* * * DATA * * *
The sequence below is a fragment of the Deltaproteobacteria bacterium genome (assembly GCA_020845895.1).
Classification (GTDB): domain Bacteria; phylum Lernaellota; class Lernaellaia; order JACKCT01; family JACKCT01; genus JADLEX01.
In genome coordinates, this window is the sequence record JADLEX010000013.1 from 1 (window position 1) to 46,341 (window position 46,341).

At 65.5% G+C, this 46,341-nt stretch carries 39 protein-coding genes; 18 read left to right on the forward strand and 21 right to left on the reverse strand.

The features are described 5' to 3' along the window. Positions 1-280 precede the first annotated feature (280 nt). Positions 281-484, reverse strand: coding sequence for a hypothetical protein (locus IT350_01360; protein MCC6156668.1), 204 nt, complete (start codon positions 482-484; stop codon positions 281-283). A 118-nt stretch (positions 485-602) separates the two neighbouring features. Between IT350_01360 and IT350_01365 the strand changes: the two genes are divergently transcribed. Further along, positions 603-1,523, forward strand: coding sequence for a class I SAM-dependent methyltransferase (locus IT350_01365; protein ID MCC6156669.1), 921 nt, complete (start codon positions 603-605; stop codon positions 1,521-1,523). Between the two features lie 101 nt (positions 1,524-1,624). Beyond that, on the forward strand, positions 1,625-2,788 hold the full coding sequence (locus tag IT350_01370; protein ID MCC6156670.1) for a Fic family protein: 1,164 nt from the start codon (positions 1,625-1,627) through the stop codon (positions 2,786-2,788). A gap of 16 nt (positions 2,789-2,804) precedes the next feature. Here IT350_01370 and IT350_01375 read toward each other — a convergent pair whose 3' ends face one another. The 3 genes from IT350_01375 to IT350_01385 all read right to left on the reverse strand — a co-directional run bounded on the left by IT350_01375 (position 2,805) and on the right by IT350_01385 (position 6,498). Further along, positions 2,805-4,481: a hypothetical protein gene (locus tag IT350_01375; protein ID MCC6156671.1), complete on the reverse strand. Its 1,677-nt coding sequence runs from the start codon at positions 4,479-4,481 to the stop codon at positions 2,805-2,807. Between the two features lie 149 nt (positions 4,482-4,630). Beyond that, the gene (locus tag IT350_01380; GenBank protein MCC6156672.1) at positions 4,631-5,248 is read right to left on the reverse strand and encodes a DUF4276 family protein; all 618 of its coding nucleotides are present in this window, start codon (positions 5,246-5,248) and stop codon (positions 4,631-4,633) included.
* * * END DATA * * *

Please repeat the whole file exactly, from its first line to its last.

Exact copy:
The sequence below is a fragment of the Deltaproteobacteria bacterium genome (assembly GCA_020845895.1).
Classification (GTDB): domain Bacteria; phylum Lernaellota; class Lernaellaia; order JACKCT01; family JACKCT01; genus JADLEX01.
In genome coordinates, this window is the sequence record JADLEX010000013.1 from 1 (window position 1) to 46,341 (window position 46,341).

At 65.5% G+C, this 46,341-nt stretch carries 39 protein-coding genes; 18 read left to right on the forward strand and 21 right to left on the reverse strand.

The features are described 5' to 3' along the window. Positions 1-280 precede the first annotated feature (280 nt). Positions 281-484, reverse strand: coding sequence for a hypothetical protein (locus IT350_01360; protein MCC6156668.1), 204 nt, complete (start codon positions 482-484; stop codon positions 281-283). A 118-nt stretch (positions 485-602) separates the two neighbouring features. Between IT350_01360 and IT350_01365 the strand changes: the two genes are divergently transcribed. Further along, positions 603-1,523, forward strand: coding sequence for a class I SAM-dependent methyltransferase (locus IT350_01365; protein ID MCC6156669.1), 921 nt, complete (start codon positions 603-605; stop codon positions 1,521-1,523). Between the two features lie 101 nt (positions 1,524-1,624). Beyond that, on the forward strand, positions 1,625-2,788 hold the full coding sequence (locus tag IT350_01370; protein ID MCC6156670.1) for a Fic family protein: 1,164 nt from the start codon (positions 1,625-1,627) through the stop codon (positions 2,786-2,788). A gap of 16 nt (positions 2,789-2,804) precedes the next feature. Here IT350_01370 and IT350_01375 read toward each other — a convergent pair whose 3' ends face one another. The 3 genes from IT350_01375 to IT350_01385 all read right to left on the reverse strand — a co-directional run bounded on the left by IT350_01375 (position 2,805) and on the right by IT350_01385 (position 6,498). Further along, positions 2,805-4,481: a hypothetical protein gene (locus tag IT350_01375; protein ID MCC6156671.1), complete on the reverse strand. Its 1,677-nt coding sequence runs from the start codon at positions 4,479-4,481 to the stop codon at positions 2,805-2,807. Between the two features lie 149 nt (positions 4,482-4,630). Beyond that, the gene (locus tag IT350_01380; GenBank protein MCC6156672.1) at positions 4,631-5,248 is read right to left on the reverse strand and encodes a DUF4276 family protein; all 618 of its coding nucleotides are present in this window, start codon (positions 5,246-5,248) and stop codon (positions 4,631-4,633) included.